Recent reports indicate a rise in the abuse of oxymorphone (Opana® and Opana ER®) a semi-synthetic opiate drug related to Percodan, Percocet and Oxycontin. Like the other opiates, it is used as an analgesic for moderate to severe pain.  However, because of some unusual characteristics of the drug, overdoses and deaths from oxymorphone abuse are on the rise, and likely to continue to increase.

Oxymorphone in varied strengths - USDOJ

Since January of 2008, oxymorphone deaths have been reported in California, Colorado, Connecticut, Florida, Michigan, New Mexico, North Carolina, Ohio, South Dakota, Washington, Tennessee and Kentucky. Between January and April of 2011, there were nine deaths in Louisville, KY alone. Newport, TN officials reported five fatalities within a three month period in March of 2009. Other deaths may have been oxymorphone-related as well, since toxicology results may not have been available for some victims at the time the reports were made. Like abuse of other prescription opiates, cases seem to be clustered in, but by no means limited to, areas with economic depression and high unemployment, and in areas such as Florida, where prescription drug mills proliferate.

Oxymorphone is known as: blues, biscuits, octagons, stop signs, pink, pink heaven, biscuits, Mrs O, Orgasna IR, OM, Pink O, The O Bomb and a variety of other names. Like other opiate drugs, it causes feelings of euphoria, well-being, increased sociability and similar effects that make it a desirable drug of abuse. The euphoria is usually less intense than with the other opioid drugs, and there is a tendency to take larger doses to obtain the desired level of intoxication. This, along with the fact that the effects of the drug vary widely among individuals due to physical condition, the presence of other drugs, food eaten and other factors, creates a situation where the “right” dose for one person may have little effect on another, while creating extreme intoxication or overdose in a third.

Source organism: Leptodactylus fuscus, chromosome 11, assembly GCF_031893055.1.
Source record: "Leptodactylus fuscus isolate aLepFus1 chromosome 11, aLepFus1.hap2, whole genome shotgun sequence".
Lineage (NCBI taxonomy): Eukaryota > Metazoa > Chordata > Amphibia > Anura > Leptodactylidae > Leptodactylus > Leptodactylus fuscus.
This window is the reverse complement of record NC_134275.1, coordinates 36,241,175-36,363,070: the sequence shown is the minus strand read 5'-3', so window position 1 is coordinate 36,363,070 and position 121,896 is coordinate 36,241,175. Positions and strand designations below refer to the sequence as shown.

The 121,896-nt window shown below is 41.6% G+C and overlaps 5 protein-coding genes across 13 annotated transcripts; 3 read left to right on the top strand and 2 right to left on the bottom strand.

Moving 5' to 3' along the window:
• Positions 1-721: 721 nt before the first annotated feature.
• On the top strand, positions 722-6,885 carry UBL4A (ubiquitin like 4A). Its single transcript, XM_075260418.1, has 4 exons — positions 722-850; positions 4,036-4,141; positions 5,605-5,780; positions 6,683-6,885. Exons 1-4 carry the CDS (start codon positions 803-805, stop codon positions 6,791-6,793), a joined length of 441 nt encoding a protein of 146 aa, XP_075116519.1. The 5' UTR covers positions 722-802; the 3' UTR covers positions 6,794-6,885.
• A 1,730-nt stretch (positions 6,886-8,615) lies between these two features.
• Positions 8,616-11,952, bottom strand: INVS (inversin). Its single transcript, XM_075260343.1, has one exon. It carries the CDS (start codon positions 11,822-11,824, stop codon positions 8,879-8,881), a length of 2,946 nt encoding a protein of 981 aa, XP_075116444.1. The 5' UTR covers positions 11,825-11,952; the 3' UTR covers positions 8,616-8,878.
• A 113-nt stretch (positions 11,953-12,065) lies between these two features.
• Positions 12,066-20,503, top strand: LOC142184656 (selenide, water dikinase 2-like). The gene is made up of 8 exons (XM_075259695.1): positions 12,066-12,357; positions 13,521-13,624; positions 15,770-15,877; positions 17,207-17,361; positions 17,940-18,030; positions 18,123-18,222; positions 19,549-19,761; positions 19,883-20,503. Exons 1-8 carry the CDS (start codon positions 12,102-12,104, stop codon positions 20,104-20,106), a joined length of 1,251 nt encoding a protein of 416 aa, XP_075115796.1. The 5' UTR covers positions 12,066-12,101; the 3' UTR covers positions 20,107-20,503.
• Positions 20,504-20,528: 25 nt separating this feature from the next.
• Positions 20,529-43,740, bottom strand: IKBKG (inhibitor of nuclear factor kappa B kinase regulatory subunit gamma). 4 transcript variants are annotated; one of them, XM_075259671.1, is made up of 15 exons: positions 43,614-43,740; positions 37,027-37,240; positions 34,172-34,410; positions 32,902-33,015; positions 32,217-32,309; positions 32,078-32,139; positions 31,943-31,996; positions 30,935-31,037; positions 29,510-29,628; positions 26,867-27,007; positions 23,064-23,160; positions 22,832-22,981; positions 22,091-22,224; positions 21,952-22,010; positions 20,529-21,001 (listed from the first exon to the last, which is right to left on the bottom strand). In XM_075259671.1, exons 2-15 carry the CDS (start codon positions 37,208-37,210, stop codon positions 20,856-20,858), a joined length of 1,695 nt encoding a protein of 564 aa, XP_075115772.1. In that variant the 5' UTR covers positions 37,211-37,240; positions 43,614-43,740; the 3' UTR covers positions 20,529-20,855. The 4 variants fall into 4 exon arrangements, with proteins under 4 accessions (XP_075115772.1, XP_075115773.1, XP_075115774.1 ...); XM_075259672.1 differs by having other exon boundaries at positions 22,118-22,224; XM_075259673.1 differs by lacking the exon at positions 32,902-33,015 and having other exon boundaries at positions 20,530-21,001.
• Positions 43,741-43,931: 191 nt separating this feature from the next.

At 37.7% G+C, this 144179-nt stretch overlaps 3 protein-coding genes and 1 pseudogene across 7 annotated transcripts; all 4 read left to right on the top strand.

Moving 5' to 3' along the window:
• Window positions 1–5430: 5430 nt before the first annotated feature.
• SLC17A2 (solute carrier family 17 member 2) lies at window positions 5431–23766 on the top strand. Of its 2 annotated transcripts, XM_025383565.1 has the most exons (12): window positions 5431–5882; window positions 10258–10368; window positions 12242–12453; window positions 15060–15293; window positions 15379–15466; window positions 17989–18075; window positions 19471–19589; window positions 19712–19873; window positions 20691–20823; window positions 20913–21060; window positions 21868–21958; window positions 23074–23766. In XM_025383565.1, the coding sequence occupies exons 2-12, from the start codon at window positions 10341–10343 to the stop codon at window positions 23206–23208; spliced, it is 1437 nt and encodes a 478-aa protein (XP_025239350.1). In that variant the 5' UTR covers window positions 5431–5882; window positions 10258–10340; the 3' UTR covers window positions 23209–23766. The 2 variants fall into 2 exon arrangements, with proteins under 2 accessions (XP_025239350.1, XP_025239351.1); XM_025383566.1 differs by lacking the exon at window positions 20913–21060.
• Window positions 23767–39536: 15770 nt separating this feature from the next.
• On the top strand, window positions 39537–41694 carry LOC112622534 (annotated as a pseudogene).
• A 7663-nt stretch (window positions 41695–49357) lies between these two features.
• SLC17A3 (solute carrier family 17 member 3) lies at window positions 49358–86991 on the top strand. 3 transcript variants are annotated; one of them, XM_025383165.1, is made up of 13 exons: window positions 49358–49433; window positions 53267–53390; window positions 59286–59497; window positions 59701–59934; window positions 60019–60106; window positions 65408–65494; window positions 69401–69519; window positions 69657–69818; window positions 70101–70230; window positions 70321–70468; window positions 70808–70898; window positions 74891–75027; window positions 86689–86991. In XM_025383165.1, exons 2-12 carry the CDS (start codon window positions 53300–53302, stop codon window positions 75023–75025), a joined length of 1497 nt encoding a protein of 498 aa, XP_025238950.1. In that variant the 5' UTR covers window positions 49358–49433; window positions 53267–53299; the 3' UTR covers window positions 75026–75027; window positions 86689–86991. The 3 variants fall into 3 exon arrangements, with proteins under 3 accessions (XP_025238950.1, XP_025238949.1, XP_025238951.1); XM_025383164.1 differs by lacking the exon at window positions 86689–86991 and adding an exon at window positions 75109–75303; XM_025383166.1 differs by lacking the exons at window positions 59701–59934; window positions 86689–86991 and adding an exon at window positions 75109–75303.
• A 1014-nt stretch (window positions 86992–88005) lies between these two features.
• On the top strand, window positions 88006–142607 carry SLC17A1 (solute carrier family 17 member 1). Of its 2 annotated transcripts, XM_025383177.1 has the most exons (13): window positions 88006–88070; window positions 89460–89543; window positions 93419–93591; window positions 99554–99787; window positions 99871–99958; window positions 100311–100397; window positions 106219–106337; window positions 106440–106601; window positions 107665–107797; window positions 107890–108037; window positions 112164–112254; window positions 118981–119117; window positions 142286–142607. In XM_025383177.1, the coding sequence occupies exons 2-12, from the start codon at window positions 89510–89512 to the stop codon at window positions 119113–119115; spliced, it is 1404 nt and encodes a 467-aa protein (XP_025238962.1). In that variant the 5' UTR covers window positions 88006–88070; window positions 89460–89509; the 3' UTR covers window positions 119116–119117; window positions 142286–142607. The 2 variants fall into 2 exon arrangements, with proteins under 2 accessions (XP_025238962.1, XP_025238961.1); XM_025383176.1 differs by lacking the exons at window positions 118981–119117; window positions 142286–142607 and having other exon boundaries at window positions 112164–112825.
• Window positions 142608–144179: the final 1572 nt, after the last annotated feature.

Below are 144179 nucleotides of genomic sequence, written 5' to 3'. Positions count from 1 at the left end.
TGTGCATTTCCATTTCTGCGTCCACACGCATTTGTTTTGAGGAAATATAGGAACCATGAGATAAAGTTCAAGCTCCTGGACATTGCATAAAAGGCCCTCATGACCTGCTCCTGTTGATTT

These circumstances are further complicated by the fact that when taken with alcohol, the availability and effects of the drug are nearly doubled — in addition to the added effects of the alcohol itself. These three factors, varying response, relatively low euphoric effect, and the synergistic effect with alcohol, combine to create a “perfect storm” for overdose. This is especially true in those who purposely attempt to enhance the effect of the drug by drinking. Oxymorphone overdose typically involves lethargy, relaxed muscles, respiratory depression and sometimes low blood pressure, progressing to coma, cardiac and respiratory collapse, and death if not treated quickly.

We will be hearing more about Opana® and oxymorphone abuse, addiction and overdose in the coming months. Parents, professionals and law enforcement, in particular, need to be aware of this “new” and deadly trend in illicit drug use.  Even more, we need to be aware that these tragedies are, to a great extent, avoidable. Painkiller abuse and addiction are treatable conditions.  Addiction is a recognized disease that responds well to proper treatment and aftercare.  The ill-conceived “War on Drugs” has diverted billions of dollars into an unproductive endeavor that does nothing to address the root of the problem — the drug users who make dealing profitable.  We need to develop a national policy of education, treatment and rehabilitation, and act as though we mean it.  It would save a lot of money but, more importantly, it would save a lot of lives.